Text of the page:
Six Things You Didn't Know About Young & Laramore's Carolyn Hadlock
Deciding early on between art direction and nursing, Carolyn Hadlock chose the X-Acto blade over the hypodermic syringe. Now, as the principal and executive creative director of Young & Laramore, she leads creative work for clients ranging from Schlage locks to Procter & Gamble to Goodwill Industries. But there's more to Ms. Hadlock than the ad business, as she reveals in this week's installment of "Six Things."
1. She detassled corn when she was 14. The foreman was a woman who kept forgetting her name and calling her "blue shirt." When Ms. Hadlock asked the foreman for her name, it turned out to be Carolyn as well. "She still called me blue shirt after I told her that if she could remember her name, she could remember mine."
2. She's a ham sandwich snob. Ms. Hadlock claims she could tell you the best place to get a ham sandwich in any major city. For the non-believers out there, some proof: In Indianapolis, Ms. Hadlock recommends Keystone Deli, where the ham comes warm, thick and stacked high. In Chicago, go to Hannah's Bretzel on Monroe Street; in Savannah, Ga., it's Goose Feathers Cafe; and in Richmond, Va., you need to get to Richmond on Broad Cafe.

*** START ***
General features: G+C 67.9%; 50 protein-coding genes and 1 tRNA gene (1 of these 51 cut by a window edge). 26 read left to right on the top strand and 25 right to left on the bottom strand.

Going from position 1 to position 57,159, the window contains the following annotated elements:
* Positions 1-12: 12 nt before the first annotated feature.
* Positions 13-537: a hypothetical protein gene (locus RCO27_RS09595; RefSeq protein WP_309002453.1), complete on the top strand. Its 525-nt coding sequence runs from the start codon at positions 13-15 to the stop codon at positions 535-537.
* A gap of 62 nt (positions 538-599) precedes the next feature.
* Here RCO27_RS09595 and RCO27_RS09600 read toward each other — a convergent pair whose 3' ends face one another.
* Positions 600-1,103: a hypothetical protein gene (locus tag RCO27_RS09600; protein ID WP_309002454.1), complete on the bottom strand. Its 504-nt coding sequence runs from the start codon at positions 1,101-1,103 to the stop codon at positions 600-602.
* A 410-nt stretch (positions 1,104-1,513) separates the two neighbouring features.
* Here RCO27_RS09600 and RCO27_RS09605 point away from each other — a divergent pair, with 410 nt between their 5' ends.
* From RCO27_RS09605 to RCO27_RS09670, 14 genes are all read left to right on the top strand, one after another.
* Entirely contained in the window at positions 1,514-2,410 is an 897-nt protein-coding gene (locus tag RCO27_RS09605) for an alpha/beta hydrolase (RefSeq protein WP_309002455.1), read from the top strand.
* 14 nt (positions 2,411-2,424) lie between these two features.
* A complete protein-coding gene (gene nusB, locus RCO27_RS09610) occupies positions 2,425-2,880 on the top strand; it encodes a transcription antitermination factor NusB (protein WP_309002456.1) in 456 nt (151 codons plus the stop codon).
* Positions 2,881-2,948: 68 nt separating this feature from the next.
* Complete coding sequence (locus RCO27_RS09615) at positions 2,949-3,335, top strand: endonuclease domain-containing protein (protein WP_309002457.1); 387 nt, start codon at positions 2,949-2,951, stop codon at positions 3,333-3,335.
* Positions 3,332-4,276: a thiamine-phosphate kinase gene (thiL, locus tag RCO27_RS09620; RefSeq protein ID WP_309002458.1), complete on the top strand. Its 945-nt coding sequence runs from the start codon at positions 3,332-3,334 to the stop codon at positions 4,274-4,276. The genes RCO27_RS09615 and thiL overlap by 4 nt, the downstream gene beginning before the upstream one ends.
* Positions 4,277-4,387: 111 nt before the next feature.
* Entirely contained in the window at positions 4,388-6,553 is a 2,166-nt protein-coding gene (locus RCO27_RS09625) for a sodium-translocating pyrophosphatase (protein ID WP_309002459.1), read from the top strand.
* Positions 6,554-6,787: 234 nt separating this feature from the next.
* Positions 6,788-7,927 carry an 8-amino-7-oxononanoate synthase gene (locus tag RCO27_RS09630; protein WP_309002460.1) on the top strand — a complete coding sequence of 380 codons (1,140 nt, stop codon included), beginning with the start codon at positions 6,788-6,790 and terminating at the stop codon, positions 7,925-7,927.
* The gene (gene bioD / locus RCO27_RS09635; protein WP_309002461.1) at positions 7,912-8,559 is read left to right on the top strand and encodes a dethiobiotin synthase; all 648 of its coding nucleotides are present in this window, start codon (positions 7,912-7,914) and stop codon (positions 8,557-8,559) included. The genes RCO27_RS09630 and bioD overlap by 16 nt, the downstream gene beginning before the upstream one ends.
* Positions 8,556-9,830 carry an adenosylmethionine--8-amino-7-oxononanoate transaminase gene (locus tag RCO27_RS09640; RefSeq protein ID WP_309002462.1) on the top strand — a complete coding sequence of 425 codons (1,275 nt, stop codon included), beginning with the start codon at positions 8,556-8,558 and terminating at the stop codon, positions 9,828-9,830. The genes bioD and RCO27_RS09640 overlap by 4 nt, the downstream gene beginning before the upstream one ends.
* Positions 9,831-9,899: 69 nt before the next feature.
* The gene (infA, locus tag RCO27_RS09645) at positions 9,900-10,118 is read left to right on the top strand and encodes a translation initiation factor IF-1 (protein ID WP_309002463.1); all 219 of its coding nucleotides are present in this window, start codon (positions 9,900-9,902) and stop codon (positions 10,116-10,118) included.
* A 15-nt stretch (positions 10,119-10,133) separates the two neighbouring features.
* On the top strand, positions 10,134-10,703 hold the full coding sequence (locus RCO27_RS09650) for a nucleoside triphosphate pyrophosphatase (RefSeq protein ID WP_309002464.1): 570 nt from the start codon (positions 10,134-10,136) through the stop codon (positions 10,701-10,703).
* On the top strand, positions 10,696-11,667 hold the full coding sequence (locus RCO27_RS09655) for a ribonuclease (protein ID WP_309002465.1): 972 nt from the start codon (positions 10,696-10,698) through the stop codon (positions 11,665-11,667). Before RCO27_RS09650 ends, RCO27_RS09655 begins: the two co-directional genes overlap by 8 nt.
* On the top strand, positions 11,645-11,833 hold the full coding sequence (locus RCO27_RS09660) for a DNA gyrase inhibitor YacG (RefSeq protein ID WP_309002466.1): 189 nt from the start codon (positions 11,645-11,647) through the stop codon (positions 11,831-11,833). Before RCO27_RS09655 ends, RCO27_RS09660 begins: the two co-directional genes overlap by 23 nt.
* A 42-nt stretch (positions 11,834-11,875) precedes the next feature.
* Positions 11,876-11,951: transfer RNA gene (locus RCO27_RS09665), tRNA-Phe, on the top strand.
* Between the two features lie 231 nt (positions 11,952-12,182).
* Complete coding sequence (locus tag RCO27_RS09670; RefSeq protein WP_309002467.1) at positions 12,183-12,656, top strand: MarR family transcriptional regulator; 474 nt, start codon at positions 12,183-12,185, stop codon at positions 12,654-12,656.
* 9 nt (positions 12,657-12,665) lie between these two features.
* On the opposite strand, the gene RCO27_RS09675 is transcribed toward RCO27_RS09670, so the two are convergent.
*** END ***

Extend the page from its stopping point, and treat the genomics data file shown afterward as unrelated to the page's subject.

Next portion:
3. She got cut from art/design school when she was 19. "I was told I had no talent and that I was wasting my parent's money by the head of the school. I had to start over at another art school. I was a freshman when I should have been a senior. I'm the only person I know who has a seven-year undergraduate degree. My parents are saints."
4. She has yet to be beaten at Jenga. She welcomes all takers.
5. She understands the value of "artistic expression." As a mother of two, Carolyn has set some unconventional household rules. "I let my kids cuss at home," she said, "because when done right, it's an art form."
6. If she ever again considered another career, it would be marine biology. Ms. Hadlock's first taste of life underwater came at the age of three, when she was thrown off a diving board into the deep end of a pool despite not knowing how to swim. It didn't scar her too badly, though: Today she still likes to spend her time scuba diving 100 feet below the surface.